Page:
Welcome to the Maunie of Ardwall blog

This is the blog of Maunie of Ardwall charting our adventures as we sail around the world. This season we spent 5 months exploring Vanuatu and are now on the east coast of Australia.

Monday, 19 December 2016

Pittwater and Sydney

Whilst in Vanuatu, we met Sue and Ian Major when they stayed aboard Sel Citron for a week and they promised to find us a mooring when we arrived in their home port of Pittwater, just 15 miles or so north of Sydney. Well, they not only lent us their own mooring for a couple of days but organised a club mooring for us to borrow for the rest of the week and took us on a car tour of their neighbourhood before a lovely supper at their house in Newport. Fantastic.

There are excellent regular buses down to Sydney from here so we have done two days of sight-seeing to get our bearings before we sail into the fabulous harbour at the end of this week. A few photos, featuring some famous landmarks:

We took one of these big ferries from Manly (just inside the harbour entrance, to the north) for the 30 minute voyage to Circular Quays

A classic view of the city's two most famous landmarks opens up

The Opera House is a wonderful building and, in spite of having seen so many images of it, we were really surprised by its scale and the detail 
The 'sails' are covered in ceramic tiles, some glossy, some matt, of differing shades of white and cream


Looking towards Circular Quays and the CBD (Central Business District)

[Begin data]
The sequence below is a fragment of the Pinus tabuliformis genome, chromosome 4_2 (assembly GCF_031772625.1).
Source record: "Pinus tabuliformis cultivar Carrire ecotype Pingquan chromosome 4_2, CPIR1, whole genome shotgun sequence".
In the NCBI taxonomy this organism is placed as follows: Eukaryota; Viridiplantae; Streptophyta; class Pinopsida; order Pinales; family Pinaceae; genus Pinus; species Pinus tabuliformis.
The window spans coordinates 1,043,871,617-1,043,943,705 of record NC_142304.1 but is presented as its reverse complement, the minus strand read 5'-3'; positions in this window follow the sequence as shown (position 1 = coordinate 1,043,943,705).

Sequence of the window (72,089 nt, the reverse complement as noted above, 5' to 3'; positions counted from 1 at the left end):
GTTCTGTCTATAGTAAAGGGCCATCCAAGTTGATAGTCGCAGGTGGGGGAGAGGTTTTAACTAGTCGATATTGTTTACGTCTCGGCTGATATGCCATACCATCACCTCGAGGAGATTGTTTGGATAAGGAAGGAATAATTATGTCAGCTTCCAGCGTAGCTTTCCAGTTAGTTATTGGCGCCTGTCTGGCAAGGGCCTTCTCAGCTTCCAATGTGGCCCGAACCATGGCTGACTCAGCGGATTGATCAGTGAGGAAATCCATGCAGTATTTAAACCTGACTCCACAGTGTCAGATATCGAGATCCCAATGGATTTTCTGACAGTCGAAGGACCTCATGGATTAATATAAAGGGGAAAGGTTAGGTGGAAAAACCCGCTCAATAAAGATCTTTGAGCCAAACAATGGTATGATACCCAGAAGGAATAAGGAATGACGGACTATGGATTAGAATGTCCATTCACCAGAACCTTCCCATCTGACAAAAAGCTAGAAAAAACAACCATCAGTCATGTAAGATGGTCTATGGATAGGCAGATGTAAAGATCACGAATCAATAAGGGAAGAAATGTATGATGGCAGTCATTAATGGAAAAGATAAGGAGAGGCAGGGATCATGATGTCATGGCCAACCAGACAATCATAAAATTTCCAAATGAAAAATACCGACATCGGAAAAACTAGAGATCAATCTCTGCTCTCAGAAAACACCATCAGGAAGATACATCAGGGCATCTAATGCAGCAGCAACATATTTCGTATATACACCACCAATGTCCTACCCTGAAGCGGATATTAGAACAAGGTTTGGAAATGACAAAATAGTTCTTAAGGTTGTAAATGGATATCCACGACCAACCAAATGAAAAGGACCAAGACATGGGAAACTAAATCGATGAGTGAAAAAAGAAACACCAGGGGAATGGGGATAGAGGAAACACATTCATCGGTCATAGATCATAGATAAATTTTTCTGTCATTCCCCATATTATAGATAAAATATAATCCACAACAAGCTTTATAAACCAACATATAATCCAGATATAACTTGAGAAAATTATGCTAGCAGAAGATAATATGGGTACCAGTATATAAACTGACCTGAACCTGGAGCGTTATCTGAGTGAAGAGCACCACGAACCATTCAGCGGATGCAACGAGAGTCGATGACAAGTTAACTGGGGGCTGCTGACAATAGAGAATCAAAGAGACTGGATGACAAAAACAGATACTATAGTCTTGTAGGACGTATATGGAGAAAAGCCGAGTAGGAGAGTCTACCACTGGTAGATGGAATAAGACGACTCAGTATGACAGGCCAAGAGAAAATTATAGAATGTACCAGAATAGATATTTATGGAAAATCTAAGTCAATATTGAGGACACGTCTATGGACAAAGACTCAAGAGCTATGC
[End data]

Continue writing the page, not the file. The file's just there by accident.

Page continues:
We went on an excellent guided tour of the Opera House so sat in the main opera auditorium (which is about to undergo a $660m refit to address, among other things, the hopelessly-cramped orchestra pit) the bigger concert hall and the three smaller theatres. We just loved the internal shapes and the contrast between the un-painted pre-cast concrete structure and the wooden ceilings

You can imagine the challenge of building this in the 1960's (it was finally opened in 1973)

The atrium with a glimpse of the Harbour Bridge
The Opera House 'done' (though we want to come back and see a performance here) we moved on to the Harbour Bridge:

Completed in 1923, the bridge is based on the Tyne Bridge in Newcastle

We couldn't afford the $275 per person to do the Bridge Climb (looked a bit draughty up there, anyway)

Looking down from the bridge, the harbour's just hectic with boats. we still can't quite believe that Maunie will be here in a few days!
Day two of our sightseeing took advantage of the Sunday deal where you can do as many bus and ferry journeys as you like for just $2.50. We went to the Maritime Museum which, inside, wasn't as good as its superb Auckland counterpart but it has the advantage of some ships to explore in the docks. Dianne overcame her claustrophobia and went into the submarine HMAS Onslow before we moved on to HMAS Vampire, a destroyer built in the 1950's so probably not hugely different to the ship her dad served in.


In the control room

Between the two massive V16 diesel engines
The boat was built on the Clyde but we were surprised to see that some of the electrical switch-gear was made in Bridgwater (10 miles from our house)



HMAS Vampire was one of three Darling Class destroyers and the last of the 'big gun' ships, before missiles became the chief naval weapon

Twin steam turbines could deliver 31 knots
We're now back aboard for a few days - the sight of those monster engines in the submarine prompted Graham to do an oil and filter change on Maunie's diesel today. If the forecast stays as it is, we'll sail down to Sydney on Friday. 

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